“The animal is already going to be killed,” says Charlotte Gill owner of Charlotte’s Legendary Lobster Pound in the Maine island town of Southwest Harbor. “It is far more humane to make it a kinder passage.”
The idea is that the creature, fresh from having marijuana smoke pumped into its water, is sedated to the point it feels far less pain while being cooked.
The restaurant says it has perfected the technique this year – partly to ensure no residual cannabis gets into the meat – and hopes all customers will go for ‘stoned and steamed’ over ‘boiled’ next season.
“I feel bad that when lobsters come here there is no exit strategy,” Ms Gill told the Mount Desert Islander website. “It’s a unique place and you get to do such unique things but at the expense of this little creature. I’ve really been trying to figure out how to make it better.”
In other parts of the world, where boiling alive is outlawed, electrocution or stabbing through the brain are used to kill the animals ahead of cooking.
But Ms Gill – who holds a licence to grow medical marijuana – did not fancy either of those.
“These are both horrible options – if we’re going to take a life we have a responsibility to do it as humanely as possible,” she said before adding that, in any case, a happier lobster was a tastier lobster.
“The difference it makes within the meat itself is unbelievable,” she said. “Everything you put into your body is energy.”
Wow!!!! Only in Ship Bottom NJ !!! You will not believe what happened to me today. I pulled in to get gas...Having only cash I had to pay inside. As I was walking in, I noticed these 2 cops watching a customer who was smoking while pumping gas. I saw him and thought, "is this man drunk, stupid, or just crazy?!! With the 5-O right there too?!"
But anyway, I went inside and paid. As I was checking out, I heard someone screaming, I looked to see what was happening. I looked out the window and the man's arm was on fire! He was swinging his arm and running around going crazy! As I went outside, the officers had to take him to the ground and they put the fire out with their coffees!!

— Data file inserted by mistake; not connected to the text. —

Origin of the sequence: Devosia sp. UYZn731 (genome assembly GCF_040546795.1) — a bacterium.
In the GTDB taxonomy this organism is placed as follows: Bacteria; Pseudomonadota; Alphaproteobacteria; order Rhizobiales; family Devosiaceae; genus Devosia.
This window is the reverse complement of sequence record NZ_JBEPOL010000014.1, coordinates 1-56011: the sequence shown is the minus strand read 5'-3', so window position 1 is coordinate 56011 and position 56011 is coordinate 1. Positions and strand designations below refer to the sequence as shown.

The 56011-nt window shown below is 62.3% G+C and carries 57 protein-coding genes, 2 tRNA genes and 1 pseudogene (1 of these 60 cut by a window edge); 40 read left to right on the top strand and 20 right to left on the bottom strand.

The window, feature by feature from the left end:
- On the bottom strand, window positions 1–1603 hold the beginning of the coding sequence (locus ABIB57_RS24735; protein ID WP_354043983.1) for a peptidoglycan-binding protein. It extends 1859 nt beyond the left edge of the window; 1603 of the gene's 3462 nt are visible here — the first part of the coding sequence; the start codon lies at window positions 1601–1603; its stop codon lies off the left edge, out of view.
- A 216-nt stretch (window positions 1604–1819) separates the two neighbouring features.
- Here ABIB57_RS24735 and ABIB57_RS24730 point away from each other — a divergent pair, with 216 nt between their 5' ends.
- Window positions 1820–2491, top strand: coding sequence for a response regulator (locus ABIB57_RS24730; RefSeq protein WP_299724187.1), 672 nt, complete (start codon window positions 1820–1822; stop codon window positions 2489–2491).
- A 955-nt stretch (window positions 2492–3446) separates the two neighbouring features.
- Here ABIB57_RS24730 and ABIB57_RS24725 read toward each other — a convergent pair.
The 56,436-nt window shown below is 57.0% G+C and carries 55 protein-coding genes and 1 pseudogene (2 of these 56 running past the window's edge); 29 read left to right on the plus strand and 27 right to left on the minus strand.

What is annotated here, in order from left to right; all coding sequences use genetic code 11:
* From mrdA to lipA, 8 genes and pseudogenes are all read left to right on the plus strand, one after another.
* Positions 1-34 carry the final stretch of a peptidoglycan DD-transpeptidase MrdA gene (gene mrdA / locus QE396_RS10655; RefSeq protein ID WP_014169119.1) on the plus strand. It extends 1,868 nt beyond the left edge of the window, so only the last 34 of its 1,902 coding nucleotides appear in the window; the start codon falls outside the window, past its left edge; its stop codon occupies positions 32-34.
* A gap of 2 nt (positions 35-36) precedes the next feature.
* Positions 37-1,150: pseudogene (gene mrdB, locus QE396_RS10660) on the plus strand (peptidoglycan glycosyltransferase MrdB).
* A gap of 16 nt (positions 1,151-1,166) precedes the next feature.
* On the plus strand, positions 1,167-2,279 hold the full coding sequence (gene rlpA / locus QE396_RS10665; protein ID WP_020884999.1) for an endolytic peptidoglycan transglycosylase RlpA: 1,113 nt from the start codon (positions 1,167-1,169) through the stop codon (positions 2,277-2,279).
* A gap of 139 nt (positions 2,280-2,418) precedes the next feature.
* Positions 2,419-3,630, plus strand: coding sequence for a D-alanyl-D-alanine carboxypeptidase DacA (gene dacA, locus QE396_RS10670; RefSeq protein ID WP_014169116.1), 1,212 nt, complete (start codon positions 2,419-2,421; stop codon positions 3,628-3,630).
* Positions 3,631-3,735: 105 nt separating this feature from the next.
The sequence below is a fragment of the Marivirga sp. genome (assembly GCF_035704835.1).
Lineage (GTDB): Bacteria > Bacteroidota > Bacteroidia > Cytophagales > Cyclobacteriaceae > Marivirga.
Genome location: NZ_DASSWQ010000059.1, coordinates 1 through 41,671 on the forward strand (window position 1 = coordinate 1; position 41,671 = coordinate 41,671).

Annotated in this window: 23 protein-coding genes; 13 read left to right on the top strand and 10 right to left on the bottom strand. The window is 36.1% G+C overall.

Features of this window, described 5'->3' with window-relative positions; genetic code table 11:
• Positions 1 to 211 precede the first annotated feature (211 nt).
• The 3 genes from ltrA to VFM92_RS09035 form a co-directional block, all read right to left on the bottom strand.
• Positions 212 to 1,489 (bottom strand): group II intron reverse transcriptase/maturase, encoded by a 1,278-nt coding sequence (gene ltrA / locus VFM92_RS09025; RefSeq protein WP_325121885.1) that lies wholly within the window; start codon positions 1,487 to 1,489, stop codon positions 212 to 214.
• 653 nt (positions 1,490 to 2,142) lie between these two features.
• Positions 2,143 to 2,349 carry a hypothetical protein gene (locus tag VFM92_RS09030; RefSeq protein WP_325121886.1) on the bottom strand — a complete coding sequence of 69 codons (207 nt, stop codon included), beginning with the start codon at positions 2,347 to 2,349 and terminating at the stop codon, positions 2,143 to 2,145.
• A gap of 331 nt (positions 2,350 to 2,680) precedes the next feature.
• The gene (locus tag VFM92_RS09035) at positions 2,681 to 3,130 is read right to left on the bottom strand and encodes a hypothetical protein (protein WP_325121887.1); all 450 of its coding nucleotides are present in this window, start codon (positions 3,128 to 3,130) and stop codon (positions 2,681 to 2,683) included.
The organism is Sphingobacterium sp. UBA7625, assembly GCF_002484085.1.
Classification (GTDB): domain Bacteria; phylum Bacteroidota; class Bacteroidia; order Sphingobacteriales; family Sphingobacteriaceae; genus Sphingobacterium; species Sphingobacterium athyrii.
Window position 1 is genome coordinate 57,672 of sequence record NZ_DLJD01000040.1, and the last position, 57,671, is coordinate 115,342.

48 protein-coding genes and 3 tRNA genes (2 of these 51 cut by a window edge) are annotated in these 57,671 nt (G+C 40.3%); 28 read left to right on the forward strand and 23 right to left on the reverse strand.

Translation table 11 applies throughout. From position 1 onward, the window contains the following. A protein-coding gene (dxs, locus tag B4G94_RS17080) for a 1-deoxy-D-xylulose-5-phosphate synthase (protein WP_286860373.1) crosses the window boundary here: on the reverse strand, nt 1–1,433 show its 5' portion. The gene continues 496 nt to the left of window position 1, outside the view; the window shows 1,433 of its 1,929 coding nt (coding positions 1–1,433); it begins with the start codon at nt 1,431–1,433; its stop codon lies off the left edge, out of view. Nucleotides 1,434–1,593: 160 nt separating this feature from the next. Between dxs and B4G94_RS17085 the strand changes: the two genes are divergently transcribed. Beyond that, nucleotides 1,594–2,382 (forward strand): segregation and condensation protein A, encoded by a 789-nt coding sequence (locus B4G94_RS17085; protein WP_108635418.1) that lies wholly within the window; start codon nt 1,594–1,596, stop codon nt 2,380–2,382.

Then they handcuffed him and threw him in the police car. I, being the curious person that I am, I asked the cops what they were arresting him for... The officer looked me square in the eyes and said ... "WAVING A FIREARM!"
Now, which of my friends will actually read this to the end!?? Then, copy, paste and see who believes you!! Change it to your city and pass it on!
SEAFOODNEWS.COM [Nikkei Report] by Hiroki Minai - September 18, 2018
Fully farmed bluefin tuna offers the best of both worlds to sushi fans: delicious food without depleting tuna stocks and threatening the survival of the species.
Several companies in Japan are perfecting the techniques for farming tuna bred from eggs, and they have reached the point now where they can begin to expand exports and service other markets besides Japan.
For example, Maruha Nichiro will soon begin exports to the European Union, and seafood distributor Kyokuyo is adding Europe to a menu that now includes exports to the U.S.
Japan proposed increasing the fishing quotas for Pacific bluefin tuna at a meeting of an international committee earlier this month, but the committee rejected the proposal and left the catch unchanged, reflecting worries about the threat posed by the global sushi boom to natural tuna stocks.
Against this backdrop, Europe's broad interest in environmental protection has prepared the ground for the acceptance of fully farmed tuna as a responsible menu option.
Fully farmed tuna are tuna bred from eggs spawned by tuna themselves artificially hatched. Kinki University reported the world's first full-cycle farmed tuna in 2002 and began sales in 2004. After that, other companies entered the business including Maruha Nichiro and marine products giant Nippon Suisan Kaisha.